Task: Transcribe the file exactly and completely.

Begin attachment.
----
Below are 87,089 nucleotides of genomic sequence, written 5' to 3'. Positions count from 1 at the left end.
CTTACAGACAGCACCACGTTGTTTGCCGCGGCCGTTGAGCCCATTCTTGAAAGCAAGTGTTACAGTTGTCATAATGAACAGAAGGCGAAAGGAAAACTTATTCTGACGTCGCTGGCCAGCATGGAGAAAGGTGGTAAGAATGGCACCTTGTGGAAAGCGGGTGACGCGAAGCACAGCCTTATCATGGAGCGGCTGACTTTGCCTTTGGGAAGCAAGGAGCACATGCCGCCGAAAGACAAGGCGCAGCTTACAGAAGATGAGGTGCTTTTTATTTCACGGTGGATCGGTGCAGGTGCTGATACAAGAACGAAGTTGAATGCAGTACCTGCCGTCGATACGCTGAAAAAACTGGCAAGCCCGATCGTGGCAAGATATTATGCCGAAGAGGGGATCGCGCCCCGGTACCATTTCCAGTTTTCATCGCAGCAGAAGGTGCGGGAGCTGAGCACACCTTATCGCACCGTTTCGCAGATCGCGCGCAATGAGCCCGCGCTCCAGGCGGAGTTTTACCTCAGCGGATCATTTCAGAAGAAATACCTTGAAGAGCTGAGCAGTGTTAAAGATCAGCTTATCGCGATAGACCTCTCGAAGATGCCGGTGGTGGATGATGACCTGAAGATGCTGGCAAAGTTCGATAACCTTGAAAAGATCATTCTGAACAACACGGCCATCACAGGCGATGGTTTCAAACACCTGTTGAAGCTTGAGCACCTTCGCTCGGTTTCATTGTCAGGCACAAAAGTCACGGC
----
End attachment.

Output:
Below are 87,089 nucleotides of genomic sequence, written 5' to 3'. Positions count from 1 at the left end.
CTTACAGACAGCACCACGTTGTTTGCCGCGGCCGTTGAGCCCATTCTTGAAAGCAAGTGTTACAGTTGTCATAATGAACAGAAGGCGAAAGGAAAACTTATTCTGACGTCGCTGGCCAGCATGGAGAAAGGTGGTAAGAATGGCACCTTGTGGAAAGCGGGTGACGCGAAGCACAGCCTTATCATGGAGCGGCTGACTTTGCCTTTGGGAAGCAAGGAGCACATGCCGCCGAAAGACAAGGCGCAGCTTACAGAAGATGAGGTGCTTTTTATTTCACGGTGGATCGGTGCAGGTGCTGATACAAGAACGAAGTTGAATGCAGTACCTGCCGTCGATACGCTGAAAAAACTGGCAAGCCCGATCGTGGCAAGATATTATGCCGAAGAGGGGATCGCGCCCCGGTACCATTTCCAGTTTTCATCGCAGCAGAAGGTGCGGGAGCTGAGCACACCTTATCGCACCGTTTCGCAGATCGCGCGCAATGAGCCCGCGCTCCAGGCGGAGTTTTACCTCAGCGGATCATTTCAGAAGAAATACCTTGAAGAGCTGAGCAGTGTTAAAGATCAGCTTATCGCGATAGACCTCTCGAAGATGCCGGTGGTGGATGATGACCTGAAGATGCTGGCAAAGTTCGATAACCTTGAAAAGATCATTCTGAACAACACGGCCATCACAGGCGATGGTTTCAAACACCTGTTGAAGCTTGAGCACCTTCGCTCGGTTTCATTGTCAGGCACAAAAGTCACGGC